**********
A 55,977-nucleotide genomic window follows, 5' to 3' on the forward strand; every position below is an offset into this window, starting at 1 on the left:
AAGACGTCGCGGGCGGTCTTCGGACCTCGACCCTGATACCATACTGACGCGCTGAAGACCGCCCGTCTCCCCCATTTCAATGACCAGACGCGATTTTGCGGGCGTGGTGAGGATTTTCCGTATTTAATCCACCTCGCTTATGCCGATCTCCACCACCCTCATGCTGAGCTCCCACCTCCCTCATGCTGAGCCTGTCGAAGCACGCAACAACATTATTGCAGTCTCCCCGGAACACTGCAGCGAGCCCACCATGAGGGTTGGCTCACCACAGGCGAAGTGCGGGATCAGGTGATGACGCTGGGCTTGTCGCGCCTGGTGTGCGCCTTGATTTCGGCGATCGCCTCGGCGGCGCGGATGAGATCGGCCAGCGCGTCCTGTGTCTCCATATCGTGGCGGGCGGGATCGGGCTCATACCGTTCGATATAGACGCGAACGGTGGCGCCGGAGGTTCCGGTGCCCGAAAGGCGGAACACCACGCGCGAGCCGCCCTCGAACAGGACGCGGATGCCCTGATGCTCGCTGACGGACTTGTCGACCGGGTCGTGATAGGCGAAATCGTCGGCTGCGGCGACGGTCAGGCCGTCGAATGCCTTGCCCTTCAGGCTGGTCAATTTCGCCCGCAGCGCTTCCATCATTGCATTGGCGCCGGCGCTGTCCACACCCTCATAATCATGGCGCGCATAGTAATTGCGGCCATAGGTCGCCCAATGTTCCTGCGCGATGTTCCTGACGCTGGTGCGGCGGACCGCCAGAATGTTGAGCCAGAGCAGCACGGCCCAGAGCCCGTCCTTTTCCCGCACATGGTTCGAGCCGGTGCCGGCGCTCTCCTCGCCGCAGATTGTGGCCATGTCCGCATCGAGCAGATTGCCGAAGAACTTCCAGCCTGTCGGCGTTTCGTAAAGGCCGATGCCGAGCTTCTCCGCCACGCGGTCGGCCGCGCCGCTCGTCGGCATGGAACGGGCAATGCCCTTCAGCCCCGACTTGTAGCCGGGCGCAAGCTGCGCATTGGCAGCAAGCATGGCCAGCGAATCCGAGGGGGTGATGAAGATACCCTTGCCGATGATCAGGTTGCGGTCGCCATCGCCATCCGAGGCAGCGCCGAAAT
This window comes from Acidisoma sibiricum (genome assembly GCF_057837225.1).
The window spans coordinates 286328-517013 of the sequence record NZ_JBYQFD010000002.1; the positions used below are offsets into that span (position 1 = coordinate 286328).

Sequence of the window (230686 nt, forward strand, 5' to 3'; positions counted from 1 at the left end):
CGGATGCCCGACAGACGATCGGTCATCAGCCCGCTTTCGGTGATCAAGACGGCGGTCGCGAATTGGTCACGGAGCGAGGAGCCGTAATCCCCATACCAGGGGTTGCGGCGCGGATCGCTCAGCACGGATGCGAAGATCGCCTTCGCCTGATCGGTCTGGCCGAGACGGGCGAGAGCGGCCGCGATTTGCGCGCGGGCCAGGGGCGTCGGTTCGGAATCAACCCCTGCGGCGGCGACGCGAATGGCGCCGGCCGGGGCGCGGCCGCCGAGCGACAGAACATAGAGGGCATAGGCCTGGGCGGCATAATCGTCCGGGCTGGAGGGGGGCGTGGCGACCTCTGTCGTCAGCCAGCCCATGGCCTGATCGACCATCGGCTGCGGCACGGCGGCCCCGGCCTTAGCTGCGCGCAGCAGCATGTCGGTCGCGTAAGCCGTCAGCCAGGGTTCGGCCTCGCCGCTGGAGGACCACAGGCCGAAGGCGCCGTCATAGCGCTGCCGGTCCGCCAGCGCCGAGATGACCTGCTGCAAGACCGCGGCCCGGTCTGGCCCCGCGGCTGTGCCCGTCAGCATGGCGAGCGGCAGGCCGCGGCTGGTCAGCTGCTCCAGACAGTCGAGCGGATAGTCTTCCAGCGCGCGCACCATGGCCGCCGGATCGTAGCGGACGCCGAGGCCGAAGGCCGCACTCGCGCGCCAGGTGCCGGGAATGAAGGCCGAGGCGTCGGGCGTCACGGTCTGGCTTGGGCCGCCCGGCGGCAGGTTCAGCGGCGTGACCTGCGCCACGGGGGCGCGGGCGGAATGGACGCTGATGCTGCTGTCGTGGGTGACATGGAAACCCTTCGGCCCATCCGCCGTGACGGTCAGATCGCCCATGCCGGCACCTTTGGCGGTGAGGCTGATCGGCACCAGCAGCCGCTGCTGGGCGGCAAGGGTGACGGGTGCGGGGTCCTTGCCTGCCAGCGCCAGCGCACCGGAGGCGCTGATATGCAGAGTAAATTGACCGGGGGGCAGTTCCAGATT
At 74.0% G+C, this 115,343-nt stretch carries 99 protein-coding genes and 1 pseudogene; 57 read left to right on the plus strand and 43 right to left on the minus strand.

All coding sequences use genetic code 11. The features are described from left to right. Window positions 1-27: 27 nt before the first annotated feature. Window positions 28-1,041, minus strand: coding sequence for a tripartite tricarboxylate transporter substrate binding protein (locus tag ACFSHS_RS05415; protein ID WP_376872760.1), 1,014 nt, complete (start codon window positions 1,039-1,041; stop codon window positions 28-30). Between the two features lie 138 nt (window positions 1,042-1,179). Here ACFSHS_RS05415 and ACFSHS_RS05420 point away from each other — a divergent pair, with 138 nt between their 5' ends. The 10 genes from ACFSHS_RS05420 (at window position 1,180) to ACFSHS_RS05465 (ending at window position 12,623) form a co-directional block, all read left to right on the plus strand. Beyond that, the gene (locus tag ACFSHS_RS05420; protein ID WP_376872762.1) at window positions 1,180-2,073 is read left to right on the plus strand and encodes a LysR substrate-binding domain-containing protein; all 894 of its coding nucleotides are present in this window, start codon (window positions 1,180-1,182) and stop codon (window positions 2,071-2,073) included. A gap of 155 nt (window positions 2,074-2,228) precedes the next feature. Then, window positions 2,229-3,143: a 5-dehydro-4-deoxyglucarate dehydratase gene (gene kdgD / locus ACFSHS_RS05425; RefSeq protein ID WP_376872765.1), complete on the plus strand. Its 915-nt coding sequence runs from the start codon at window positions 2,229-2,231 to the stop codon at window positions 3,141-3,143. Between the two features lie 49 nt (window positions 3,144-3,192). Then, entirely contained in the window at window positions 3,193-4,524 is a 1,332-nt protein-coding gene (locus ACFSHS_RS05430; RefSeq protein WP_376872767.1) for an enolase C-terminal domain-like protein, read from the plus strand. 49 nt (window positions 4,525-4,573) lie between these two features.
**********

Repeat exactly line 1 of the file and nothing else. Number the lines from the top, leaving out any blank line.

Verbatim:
A 55,977-nucleotide genomic window follows, 5' to 3' on the forward strand; every position below is an offset into this window, starting at 1 on the left: